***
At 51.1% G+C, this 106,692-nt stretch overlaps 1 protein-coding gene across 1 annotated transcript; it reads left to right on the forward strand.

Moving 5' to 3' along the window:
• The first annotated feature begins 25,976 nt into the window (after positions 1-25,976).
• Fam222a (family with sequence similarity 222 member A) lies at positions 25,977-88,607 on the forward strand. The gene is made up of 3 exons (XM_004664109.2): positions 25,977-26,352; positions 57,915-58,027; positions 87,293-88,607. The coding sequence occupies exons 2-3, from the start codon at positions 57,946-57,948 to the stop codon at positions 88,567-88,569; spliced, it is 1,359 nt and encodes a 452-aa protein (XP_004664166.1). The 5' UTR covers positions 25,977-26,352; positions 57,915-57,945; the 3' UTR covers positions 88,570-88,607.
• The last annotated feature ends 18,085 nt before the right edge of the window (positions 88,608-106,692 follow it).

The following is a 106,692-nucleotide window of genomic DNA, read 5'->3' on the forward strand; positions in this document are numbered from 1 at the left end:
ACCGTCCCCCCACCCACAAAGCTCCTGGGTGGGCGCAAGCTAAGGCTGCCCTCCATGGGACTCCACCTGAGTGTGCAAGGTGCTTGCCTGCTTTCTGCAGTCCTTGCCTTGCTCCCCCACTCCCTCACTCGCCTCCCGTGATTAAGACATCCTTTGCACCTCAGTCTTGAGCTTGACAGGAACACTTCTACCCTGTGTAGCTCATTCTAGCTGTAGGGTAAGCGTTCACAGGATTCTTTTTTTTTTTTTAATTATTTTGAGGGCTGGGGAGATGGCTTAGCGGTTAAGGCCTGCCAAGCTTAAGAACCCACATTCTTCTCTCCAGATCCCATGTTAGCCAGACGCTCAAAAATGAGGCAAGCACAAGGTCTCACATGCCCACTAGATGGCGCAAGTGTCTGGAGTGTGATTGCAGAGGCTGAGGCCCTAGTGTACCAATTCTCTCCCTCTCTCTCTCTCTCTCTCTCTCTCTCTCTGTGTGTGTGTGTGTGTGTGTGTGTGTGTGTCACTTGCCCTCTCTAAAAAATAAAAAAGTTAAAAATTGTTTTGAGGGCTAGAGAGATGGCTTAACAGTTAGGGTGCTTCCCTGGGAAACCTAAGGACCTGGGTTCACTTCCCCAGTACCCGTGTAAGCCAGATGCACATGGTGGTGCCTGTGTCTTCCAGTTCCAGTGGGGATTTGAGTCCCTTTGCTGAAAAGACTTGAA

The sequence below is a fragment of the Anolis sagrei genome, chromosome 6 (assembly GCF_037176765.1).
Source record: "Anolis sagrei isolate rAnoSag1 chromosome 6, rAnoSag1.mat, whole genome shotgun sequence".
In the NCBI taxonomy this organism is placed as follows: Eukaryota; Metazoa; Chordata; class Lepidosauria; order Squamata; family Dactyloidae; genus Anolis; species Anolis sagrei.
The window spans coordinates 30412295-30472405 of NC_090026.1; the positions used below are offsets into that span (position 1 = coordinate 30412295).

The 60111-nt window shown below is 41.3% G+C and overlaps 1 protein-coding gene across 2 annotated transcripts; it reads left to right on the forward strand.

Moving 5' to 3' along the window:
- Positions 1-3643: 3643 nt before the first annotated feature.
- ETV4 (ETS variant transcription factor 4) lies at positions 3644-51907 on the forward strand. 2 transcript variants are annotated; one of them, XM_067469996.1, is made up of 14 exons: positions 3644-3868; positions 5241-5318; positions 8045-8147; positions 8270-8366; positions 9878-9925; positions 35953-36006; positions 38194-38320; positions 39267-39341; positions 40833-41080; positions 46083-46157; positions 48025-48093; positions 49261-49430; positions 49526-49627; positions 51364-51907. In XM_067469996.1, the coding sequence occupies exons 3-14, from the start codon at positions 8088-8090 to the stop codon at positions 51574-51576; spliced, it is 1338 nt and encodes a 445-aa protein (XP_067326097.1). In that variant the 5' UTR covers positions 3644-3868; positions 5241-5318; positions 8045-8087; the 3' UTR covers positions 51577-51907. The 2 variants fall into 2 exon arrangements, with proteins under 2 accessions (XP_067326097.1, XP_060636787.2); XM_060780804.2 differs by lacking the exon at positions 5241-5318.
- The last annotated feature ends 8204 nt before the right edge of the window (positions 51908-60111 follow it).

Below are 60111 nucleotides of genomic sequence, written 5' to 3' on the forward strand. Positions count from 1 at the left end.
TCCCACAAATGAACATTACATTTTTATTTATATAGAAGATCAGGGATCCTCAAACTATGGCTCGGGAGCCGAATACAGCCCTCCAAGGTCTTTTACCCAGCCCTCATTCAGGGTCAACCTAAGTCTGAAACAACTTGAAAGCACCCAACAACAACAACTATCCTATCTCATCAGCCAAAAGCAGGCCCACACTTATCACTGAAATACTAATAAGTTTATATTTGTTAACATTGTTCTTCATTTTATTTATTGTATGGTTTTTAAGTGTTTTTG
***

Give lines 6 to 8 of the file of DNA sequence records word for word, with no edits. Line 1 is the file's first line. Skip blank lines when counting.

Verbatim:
The following is a 106,692-nucleotide window of genomic DNA, read 5'->3' on the forward strand; positions in this document are numbered from 1 at the left end:
ACCGTCCCCCCACCCACAAAGCTCCTGGGTGGGCGCAAGCTAAGGCTGCCCTCCATGGGACTCCACCTGAGTGTGCAAGGTGCTTGCCTGCTTTCTGCAGTCCTTGCCTTGCTCCCCCACTCCCTCACTCGCCTCCCGTGATTAAGACATCCTTTGCACCTCAGTCTTGAGCTTGACAGGAACACTTCTACCCTGTGTAGCTCATTCTAGCTGTAGGGTAAGCGTTCACAGGATTCTTTTTTTTTTTTTAATTATTTTGAGGGCTGGGGAGATGGCTTAGCGGTTAAGGCCTGCCAAGCTTAAGAACCCACATTCTTCTCTCCAGATCCCATGTTAGCCAGACGCTCAAAAATGAGGCAAGCACAAGGTCTCACATGCCCACTAGATGGCGCAAGTGTCTGGAGTGTGATTGCAGAGGCTGAGGCCCTAGTGTACCAATTCTCTCCCTCTCTCTCTCTCTCTCTCTCTCTCTCTCTGTGTGTGTGTGTGTGTGTGTGTGTGTGTGTCACTTGCCCTCTCTAAAAAATAAAAAAGTTAAAAATTGTTTTGAGGGCTAGAGAGATGGCTTAACAGTTAGGGTGCTTCCCTGGGAAACCTAAGGACCTGGGTTCACTTCCCCAGTACCCGTGTAAGCCAGATGCACATGGTGGTGCCTGTGTCTTCCAGTTCCAGTGGGGATTTGAGTCCCTTTGCTGAAAAGACTTGAA

The sequence below is a fragment of the Anolis sagrei genome, chromosome 6 (assembly GCF_037176765.1).